War Crimes

Trip Start Oct 02, 2005
Trip End Sep 28, 2006

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Flag of Thailand  ,
Sunday, August 20, 2006

I was planning to fly to Hanoi a day or two later, but then found out that I need a visa for Vietnam. I can get one here in Bangkok, but it takes at least two days (if I pay an extra fee) and Monday's a public holiday here, so make that three.

Ok, so now I've got 3 days to kill, what to do, what to do..... I think I'll go play with wild tigers! :D

I booked a trip up to a place called Kanchanaburi where there's a Buddhist Monk that has taken in sick tigers from the wild and nursed them back to health. Hey, he's a Buddhist monk, he can do whatever he wants! Only when looking into the the trip do I realise that it also includes a visit to the infamous Bridge over the River Kwai. For those of you that don't know what this is: shame on you!

When the Japanese invaded the rest of Asia during the Second World War, they decided to build a railway from Burma to Thailand to supply their army. When I say they decided to build it, I mean they decided to force thousands of Allied Prisoners of War and civilians from the occupied countries to build it for them.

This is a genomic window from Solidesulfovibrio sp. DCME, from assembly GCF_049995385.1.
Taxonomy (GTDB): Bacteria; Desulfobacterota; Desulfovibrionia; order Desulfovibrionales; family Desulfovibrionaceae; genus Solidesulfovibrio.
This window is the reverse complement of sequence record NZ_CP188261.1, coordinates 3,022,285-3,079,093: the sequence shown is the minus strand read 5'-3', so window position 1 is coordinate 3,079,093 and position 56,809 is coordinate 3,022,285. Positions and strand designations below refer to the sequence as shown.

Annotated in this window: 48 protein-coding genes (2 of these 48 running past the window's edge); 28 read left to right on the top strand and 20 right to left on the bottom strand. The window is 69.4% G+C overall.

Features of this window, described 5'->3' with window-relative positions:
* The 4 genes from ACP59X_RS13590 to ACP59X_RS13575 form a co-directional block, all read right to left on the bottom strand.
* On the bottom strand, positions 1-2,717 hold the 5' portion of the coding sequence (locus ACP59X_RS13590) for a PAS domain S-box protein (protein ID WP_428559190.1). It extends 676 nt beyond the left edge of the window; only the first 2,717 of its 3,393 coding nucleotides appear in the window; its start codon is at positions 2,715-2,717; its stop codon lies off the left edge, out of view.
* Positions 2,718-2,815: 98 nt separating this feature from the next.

Of course being the Japanese Army, they systemically tourtured, murdered and executed along the way. In total the railway cost the lives of over one hundred thousand men.

We stopped at the bridge, which is now a major tourist attraction, and it looks like nothing at all, just another bridge. We also visited a place called "Hellfire Pass", where the prisoners of war worked 18-hour shifts to blast a passage through the mountains, and the flickering torches created there looked like the fires of hell.

At hellfire there's a museum which shows some of the horrific things the prisoners had to endure. Most died from exhustion/starvation, alot from malaria, and many from simply being beaten to death. For more on Japanese attrocities visit these sites: But beware!! the images on these sites are abhorent, so those of you with sensitive eyes (and stomaches) don't bother looking. I'm putting these links in because so few people know about the Rape of Nanking, and stories like this must be told.



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